Duluth and surrounding areas are under a blizzard warning until 6 p.m. today, due to a major winter storm that shut down the city for the day and grounded planes at the Duluth International Airport.
Snow flurries caused whiteout conditions and the Minnesota Department of Transportation advises no travel in that area, plus Carlton County and Pine County.
Blizzard conditions prevented planes from taking off or landing at the Duluth airport Wednesday morning and into the afternoon. Airport officials hope departures can resume Wednesday evening.
Follow the storm's fallout on the Big Story Blog and the latest weather info on the Updraft blog.
• Photos from Duluth
Schools are closed in the central and northern parts of the state along with the Mille Lacs tribal offices. State budget offices in Aitkin, Carlton, Lake, Pine and St. Louis counties are also closed.
Meanwhile, the city of Duluth closed its offices and facilities Wednesday morning because of strong winds and rapidly accumulating snow. The city is only providing essential services like police and fire.
Cpt. Steve Stromback with the Minnesota State Patrol in Duluth said snow started rolling into the city at about 7 a.m.
"Today is not the day to make a trip up to Duluth or make it down to the Cities," he said. "It's just dangerous out there."
National Weather Service meteorologists say a foot of snow is expected in the Duluth region by the time the storm subsides Wednesday evening. Already more than a foot of snow has fallen south of a line stretching roughly from Hinckley eastward to Park Falls, Wis.
Wind gusts near Lake Superior have topped 60 miles per hour. Downtown Duluth and in the shopping area over the hill, blowing snow is reducing visibility to dangerous levels.
The State Patrol is advising emergency travel only on Interstate 35 from Pine City to Duluth.
CENTRAL MINN. GETS SMACKED WITH SNOW
The Minnesota Department of Transportation says travel is not advised on Highways 71, 10 and 169 in Morrison, Todd, Mille Lacs and Aitkin counties.
Many schools across central Minnesota have canceled and delayed classes for Wednesday.
Frank Bonsante, a Minnesota State Patrol dispatcher in the agency's Brainerd district, said many schools and businesses are closed and he's advising people to stay off the roads if they can. He reported five to six inches of snow and two- to three-foot drifts.
The Bemidji region was expecting a half a foot, but as of this morning got none. More snow is expected to fall this afternoon across the region.
MESSY MORNING COMMUTE
In the Twin Cities, the storm left roads slick and made for a slow commute. State Patrol Lt. Eric Roeske said now that traffic has loosened up after the morning rush, people mistakenly believe they can drive faster than they should.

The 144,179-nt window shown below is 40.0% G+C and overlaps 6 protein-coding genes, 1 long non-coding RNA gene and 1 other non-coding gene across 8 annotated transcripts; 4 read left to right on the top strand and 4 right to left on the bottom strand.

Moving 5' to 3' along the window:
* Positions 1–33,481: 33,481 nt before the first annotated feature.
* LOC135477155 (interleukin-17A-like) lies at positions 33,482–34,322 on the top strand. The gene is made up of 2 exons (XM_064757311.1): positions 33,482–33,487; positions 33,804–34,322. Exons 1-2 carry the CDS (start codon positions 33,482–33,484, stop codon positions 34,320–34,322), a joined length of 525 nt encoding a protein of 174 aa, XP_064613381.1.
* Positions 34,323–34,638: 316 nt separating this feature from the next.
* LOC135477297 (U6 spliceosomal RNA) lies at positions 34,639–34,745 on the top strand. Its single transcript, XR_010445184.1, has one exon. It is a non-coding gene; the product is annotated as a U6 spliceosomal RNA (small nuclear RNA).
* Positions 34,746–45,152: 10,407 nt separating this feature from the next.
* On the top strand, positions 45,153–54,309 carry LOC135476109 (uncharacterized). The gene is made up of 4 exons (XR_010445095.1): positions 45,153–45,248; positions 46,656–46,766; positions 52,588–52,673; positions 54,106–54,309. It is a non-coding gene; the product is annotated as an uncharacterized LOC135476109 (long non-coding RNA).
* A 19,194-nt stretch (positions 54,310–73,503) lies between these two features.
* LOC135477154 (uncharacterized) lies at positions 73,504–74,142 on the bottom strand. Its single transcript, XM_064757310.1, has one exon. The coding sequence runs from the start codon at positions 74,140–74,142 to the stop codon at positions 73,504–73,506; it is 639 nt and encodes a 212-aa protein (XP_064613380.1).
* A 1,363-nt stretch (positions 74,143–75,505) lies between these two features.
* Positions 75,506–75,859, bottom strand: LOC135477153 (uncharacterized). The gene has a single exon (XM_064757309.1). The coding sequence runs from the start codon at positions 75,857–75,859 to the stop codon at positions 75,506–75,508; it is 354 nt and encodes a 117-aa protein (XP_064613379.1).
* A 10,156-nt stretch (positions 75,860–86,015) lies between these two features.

"We're still seeing people lose control. They're simply driving too fast for these conditions," he said. "This wet, heavy snow has a tendency to grab your vehicle. And if you're accelerating or trying to brake, you can lose control of your vehicle."
Roeske reports 73 crashes from 5 a.m. to 10 a.m. Wednesday in the Twin Cities area with six reported injuries. Statewide, he said there have been 160 crashes with 15 reported injuries Wednesday morning. None of the injuries was serious or fatal.
Most of the accidents occurred in the Twin Cities metro, even though it received far less snow, varying from two to five inches. Authorities advise motorists to slow down because Twin Cities' roads remain slippery.
The storm also knocked out power to more than 33,000 Xcel Energy customers in the Twin Cities. As of about 5 p.m., 2,190 Xcel Energy customers remain without power, mostly in the west metro. Xcel hopes to restore all power by 11 p.m.
"We've seen scattered outages related to the ice on lines and on branches," said Xcel spokesperson Patti Nysteun. "We've had crews in the field all evening doing restoration efforts but we are still seeing additional outages happening this morning and still dispatching crews to respond to those."
Nysteun said most of the outages are lasting only a couple of hours. She said if residents see any downed power lines to stay away from them and call Xcel immediately.
Power was also knocked out in northeastern Minnesota. Minnesota Power is responding to two small power outages in the Duluth area. One is in Hermantown, affecting about 95 customers. The other affected 23 customers just north of Highway 2 running west toward Grand Rapids.
The National Weather Service says the storm primarily hit just north of the Twin Cities. Snowfall in the metro area ranged anywhere from two to five inches. Less snow fell farther south with no snow near the Iowa border.
Only two inches of snow fell at the Minneapolis-St. Paul International Airport. Airport spokeswoman Melissa Scovronski reports that there are only a few cancellations and the two main, parallel runways are open.
(Reporter Tom Robertson contributed from Bemidji and reporter Elizabeth Stawicki contributed from St. Paul.)